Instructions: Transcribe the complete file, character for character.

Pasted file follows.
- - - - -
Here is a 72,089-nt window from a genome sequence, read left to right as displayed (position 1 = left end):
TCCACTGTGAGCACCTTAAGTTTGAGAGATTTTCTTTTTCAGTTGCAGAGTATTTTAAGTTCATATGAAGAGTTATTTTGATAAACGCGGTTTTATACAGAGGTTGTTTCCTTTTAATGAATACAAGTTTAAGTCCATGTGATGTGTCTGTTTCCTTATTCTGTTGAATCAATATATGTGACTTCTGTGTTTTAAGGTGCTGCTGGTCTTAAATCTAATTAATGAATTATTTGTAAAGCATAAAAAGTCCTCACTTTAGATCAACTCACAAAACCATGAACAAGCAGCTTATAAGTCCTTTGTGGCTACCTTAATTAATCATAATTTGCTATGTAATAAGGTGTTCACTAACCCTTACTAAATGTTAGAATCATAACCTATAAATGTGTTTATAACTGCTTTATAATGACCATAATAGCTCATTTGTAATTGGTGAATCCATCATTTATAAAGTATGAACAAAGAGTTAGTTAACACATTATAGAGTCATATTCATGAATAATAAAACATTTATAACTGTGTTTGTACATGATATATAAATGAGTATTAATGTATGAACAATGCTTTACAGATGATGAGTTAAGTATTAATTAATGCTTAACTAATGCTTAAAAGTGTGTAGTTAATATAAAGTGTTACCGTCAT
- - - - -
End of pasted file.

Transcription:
Here is a 72,089-nt window from a genome sequence, read left to right as displayed (position 1 = left end):
TCCACTGTGAGCACCTTAAGTTTGAGAGATTTTCTTTTTCAGTTGCAGAGTATTTTAAGTTCATATGAAGAGTTATTTTGATAAACGCGGTTTTATACAGAGGTTGTTTCCTTTTAATGAATACAAGTTTAAGTCCATGTGATGTGTCTGTTTCCTTATTCTGTTGAATCAATATATGTGACTTCTGTGTTTTAAGGTGCTGCTGGTCTTAAATCTAATTAATGAATTATTTGTAAAGCATAAAAAGTCCTCACTTTAGATCAACTCACAAAACCATGAACAAGCAGCTTATAAGTCCTTTGTGGCTACCTTAATTAATCATAATTTGCTATGTAATAAGGTGTTCACTAACCCTTACTAAATGTTAGAATCATAACCTATAAATGTGTTTATAACTGCTTTATAATGACCATAATAGCTCATTTGTAATTGGTGAATCCATCATTTATAAAGTATGAACAAAGAGTTAGTTAACACATTATAGAGTCATATTCATGAATAATAAAACATTTATAACTGTGTTTGTACATGATATATAAATGAGTATTAATGTATGAACAATGCTTTACAGATGATGAGTTAAGTATTAATTAATGCTTAACTAATGCTTAAAAGTGTGTAGTTAATATAAAGTGTTACCGTCAT